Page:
• I agree to a certain poing that this might speed up the query but as I noted in my question we do not have any speed problems. Executing the query in the dev console takes half a second and we have not really Large Data Volumes (TM Salesforce.com) here. Additionally there is a downside to querying child records in seperate soqls You cannot reference a records childs by using parent.Childs__r in code but have to fumble around with maps. If you don't need that clean code should not use it ;-) – Robert Sösemann Jul 17 '14 at 12:27
  • 1
    Have you tried, if this approach would fix your problem? If you inspect the execute() method i posted, you see that this is a parent to child query. So there is no map fumbling required. – Alexander Johannes Jul 17 '14 at 12:32
  • 1
    Or, don't worry about it. The Summer '14 release includes a fix that increases the start time by 10x. Your code should run fine. P.S. It kind of is a "bug", but related to how Salesforce post-processes the return value from the start method. I suspect that this answer would fix the problem, but since an impending fix is coming this weekend, I wouldn't worry about fixing it. – sfdcfox Jul 17 '14 at 12:56
  • 2
    I also generally do the querying in the execute and query only the Id's, since the records passed back in the execute are stale (pre-cached at the time of the start). If your job runs for a long time you run the risk updating the database with stale data. – Andrew Fawcett Jul 17 '14 at 14:20
  • As the answer of @sfdcfox didn't work I will try you solution next. – Robert Sösemann Jul 21 '14 at 15:18
8

Behind the scenes, when start() returns, it is handed back to a process that begins the process of breaking the items into the appropriate scope size. The process roughly looks like:

List<List<Object>> objects = new List<List<Object>>();
Object[] temp = new Object[0];
Database.QueryLocator locator = batch.start(context);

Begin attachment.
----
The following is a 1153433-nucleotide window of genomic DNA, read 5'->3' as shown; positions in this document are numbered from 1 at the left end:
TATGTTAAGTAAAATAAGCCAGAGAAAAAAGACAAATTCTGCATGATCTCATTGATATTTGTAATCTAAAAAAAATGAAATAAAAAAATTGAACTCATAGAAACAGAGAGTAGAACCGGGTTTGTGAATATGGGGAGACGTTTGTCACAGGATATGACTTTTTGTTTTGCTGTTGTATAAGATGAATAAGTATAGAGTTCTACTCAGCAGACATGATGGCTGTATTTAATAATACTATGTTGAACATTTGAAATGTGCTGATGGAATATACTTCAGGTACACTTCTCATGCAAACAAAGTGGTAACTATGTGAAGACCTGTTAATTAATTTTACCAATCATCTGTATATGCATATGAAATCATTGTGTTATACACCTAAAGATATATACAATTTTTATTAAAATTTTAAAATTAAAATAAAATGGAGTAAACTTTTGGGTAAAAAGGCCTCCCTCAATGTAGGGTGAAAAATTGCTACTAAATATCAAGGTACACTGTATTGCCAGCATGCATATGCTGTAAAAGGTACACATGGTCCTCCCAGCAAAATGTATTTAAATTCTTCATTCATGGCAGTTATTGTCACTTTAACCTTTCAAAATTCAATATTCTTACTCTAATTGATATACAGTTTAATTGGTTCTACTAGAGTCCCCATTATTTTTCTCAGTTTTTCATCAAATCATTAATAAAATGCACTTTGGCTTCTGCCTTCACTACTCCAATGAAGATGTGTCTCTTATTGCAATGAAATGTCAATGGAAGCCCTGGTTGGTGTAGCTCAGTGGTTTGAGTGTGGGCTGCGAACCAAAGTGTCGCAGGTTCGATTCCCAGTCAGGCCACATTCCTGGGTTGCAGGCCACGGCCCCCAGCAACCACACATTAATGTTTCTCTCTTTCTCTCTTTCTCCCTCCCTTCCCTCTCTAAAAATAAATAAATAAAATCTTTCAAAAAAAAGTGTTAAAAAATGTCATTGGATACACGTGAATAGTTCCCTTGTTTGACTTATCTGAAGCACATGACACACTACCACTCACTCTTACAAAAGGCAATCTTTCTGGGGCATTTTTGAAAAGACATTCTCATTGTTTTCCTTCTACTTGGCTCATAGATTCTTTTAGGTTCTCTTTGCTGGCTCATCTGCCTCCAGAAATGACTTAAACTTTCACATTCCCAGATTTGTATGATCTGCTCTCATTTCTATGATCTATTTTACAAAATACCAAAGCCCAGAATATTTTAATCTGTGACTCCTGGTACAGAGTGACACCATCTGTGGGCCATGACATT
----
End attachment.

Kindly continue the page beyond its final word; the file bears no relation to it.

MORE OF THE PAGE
Iterator<Object> iterator = locator.iterator();
while(iterator.hasNext()) {
    temp.add(iterator.next());
    if(temp.size()==scopeSize) {
        objects.add(temp);
        temp = new Object[0];
    }
}
// other housekeeping

All you really need to know is that there's code running outside your code that runs with the same rules as normal Apex Code-- it has a CPU limit of 60,000 ms (one minute of code time), after which the process will die.

For simple queries, this is usually more than enough time, but in some cases, your batch process will die before it gets a chance to run (I'd imagine with more complicated queries/larger queries/etc).

There is good news, however. Summer '14 includes an update that will change the limit from 60,000 ms to 600,000 ms (10 minutes), which should make your code fully functional after this weekend's update. Since a fix is forthcoming, I wouldn't try to fix the problem yourself.

  • Very cool...but what still strikes me is that running this query from the dev console only took milliseconds.... One minute just for Housekeeping ? ;-) – Robert Sösemann Jul 17 '14 at 14:19
  • 2
    I'm kind of surprised myself, as I've easily handled 50m records in a batch. I suppose the problem occurs with child relationships, and I'd bet that is the reason for the increase. Custom iterators also suffer the same time limit problems. No single iterator can actually process 50m data elements, as far as I'm aware. – sfdcfox Jul 17 '14 at 14:40
  • The org was upgraded to Summer '14 this weekend but the CPU limit exception happens as before. So I had to retake the "Answer" from you reply. Any ideas how to else solve it? I guess putting the query into the execute() is the smartest thing to do?! – Robert Sösemann Jul 21 '14 at 15:18
  • I'm wondering if the documentation is wrong or just unclear? I wouldn't imagine a timeout with ten whole minutes. Can you check the logs? – sfdcfox Jul 21 '14 at 15:59
  • All of the batches start() methods fail after 5 to 10 minutes with a "Apex CPU time limit " error. – Robert Sösemann Jul 21 '14 at 18:44